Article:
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    Quote Originally Posted by njkayaker View Post
    In a basic way, you riding a bike on the road are equivalent to a driver. That is, if you would be at-fault (or not) if you were driving, the you'd be at-fault (or not) while riding a bicycle.

    Car drivers tend to assume that it's always the cyclist that is at-fault.

    Nicely said.

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    Most states see bicycles as vehicle; therefore, you must obey all traffic laws when riding on a road. When the accident occurred, think about what you did and what the other driver did, just like you would when you are in a car accident. IMO, you're still a "vehicle" on the road. The only difference is you're not operating a 2,000 lbs machine.

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    Senior Member CommuteCommando's Avatar
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    Quote Originally Posted by look566 rider View Post
    http://www.lependorf.com/bicycle-accident.shtml

    One of several I found googling "new jersey bicycle lawyer"
    I've actually met two of them at cycling events. http://www.bicyclelawyer.com/ http://www.911law.com/ I liked the first one, the second comes off as a typical lawyer.
    As much as you paid for that Beemer [Mercedies, Audi, Escalade], I'm surprised it didn't come equipped with turn signals.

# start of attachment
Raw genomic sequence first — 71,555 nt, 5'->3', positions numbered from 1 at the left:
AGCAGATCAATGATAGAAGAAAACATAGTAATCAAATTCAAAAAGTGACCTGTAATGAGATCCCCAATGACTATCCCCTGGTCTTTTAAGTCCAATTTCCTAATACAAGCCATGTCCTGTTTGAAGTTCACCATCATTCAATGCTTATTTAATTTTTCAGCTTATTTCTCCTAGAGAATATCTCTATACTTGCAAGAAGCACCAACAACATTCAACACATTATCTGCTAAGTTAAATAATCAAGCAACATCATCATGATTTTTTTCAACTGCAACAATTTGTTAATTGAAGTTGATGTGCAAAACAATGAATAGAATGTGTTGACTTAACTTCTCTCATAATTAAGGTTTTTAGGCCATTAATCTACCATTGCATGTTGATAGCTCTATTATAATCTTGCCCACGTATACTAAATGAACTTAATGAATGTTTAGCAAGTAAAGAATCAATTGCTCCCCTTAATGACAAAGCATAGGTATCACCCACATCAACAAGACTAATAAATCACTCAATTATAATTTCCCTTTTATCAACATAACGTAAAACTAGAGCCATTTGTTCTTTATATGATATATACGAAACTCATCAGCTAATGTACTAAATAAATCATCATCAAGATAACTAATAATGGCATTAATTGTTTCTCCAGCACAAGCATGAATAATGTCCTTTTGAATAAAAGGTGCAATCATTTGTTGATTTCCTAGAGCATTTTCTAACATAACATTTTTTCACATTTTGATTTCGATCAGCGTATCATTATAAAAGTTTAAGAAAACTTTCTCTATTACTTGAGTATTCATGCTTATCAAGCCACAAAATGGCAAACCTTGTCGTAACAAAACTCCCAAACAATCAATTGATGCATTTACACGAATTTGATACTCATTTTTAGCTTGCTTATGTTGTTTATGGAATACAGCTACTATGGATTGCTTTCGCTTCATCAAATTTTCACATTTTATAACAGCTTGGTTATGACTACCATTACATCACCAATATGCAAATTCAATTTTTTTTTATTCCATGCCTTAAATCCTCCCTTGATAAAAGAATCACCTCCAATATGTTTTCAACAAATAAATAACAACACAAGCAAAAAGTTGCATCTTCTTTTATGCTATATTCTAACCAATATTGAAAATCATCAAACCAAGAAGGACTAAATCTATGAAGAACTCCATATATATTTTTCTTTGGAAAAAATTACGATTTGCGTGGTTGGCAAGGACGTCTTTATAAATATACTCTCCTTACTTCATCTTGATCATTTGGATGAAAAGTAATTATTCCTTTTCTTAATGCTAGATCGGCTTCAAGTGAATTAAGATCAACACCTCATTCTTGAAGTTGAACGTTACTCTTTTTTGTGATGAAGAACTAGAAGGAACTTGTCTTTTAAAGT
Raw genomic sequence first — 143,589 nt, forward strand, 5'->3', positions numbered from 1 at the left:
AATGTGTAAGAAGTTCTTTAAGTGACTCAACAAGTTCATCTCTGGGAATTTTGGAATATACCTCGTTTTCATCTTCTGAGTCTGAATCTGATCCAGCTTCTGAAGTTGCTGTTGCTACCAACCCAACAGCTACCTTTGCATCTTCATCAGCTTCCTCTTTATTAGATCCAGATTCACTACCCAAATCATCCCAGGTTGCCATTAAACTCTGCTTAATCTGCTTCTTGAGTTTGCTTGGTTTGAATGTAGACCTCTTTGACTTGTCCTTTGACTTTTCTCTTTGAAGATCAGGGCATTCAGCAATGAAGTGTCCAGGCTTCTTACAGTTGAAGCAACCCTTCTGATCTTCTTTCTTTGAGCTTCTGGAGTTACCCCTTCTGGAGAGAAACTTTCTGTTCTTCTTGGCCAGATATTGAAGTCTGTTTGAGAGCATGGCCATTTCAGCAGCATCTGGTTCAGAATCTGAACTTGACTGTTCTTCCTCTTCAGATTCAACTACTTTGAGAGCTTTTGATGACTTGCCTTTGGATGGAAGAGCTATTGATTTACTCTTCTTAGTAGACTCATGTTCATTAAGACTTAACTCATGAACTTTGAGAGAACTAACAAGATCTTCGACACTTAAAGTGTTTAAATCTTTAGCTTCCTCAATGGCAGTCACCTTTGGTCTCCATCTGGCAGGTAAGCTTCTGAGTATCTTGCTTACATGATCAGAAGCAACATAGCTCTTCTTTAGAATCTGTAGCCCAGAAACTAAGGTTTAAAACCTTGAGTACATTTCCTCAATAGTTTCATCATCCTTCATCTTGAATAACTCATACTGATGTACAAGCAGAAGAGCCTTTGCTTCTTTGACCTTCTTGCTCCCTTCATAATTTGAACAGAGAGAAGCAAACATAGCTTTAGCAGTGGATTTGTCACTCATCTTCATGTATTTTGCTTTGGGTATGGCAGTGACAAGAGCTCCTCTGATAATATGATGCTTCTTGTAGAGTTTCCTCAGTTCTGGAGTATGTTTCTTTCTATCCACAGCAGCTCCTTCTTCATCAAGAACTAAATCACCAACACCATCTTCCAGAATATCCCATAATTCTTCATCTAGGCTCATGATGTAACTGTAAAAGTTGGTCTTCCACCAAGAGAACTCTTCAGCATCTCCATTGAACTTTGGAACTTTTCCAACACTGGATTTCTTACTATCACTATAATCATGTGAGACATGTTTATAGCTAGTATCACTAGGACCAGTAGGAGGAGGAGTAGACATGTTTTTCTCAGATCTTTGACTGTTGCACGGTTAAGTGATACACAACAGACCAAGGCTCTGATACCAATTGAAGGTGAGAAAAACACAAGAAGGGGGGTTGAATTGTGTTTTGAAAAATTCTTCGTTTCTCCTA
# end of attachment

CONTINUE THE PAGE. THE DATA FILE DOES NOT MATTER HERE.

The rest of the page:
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    Senior Member dougmc's Avatar
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    Quote Originally Posted by njkayaker View Post
    Car drivers tend to assume that it's always the cyclist that is at-fault.
    Really, this would be better stated as: People tend to assume that the other party is at fault in a collision, whatever the types of vehicles involved.

    Quote Originally Posted by dajjorg View Post
    No, I did not collect license/contact information. Even if later convinced that she was at fault, since no injury/property damage happened, I saw no reason to.
    Then I would have to ask ... why are you talking lawyers now? Educating yourself on the laws is wise, but why would you be asking about lawyers? If the person is pursuing legal action against you, you should have their contact information by now. And if not, and there's no damage or injuries ... what do you hope to gain?

    As for educating yourself on the laws, unless you're familiar with reading laws and have a lot of time, you might do better to just find a summary of the laws that are relevant to cyclists in your city/state. Local cycling advocacy groups tend to have such summaries on their web sites. Now, if there's a specific question about what exactly the law says, there's no substitute for reading the actual law itself, but for most purposes the summaries are accurate and all you need.

    You certainly don't need to talk to a lawyer to learn the laws -- you can do that yourself.

  17. #17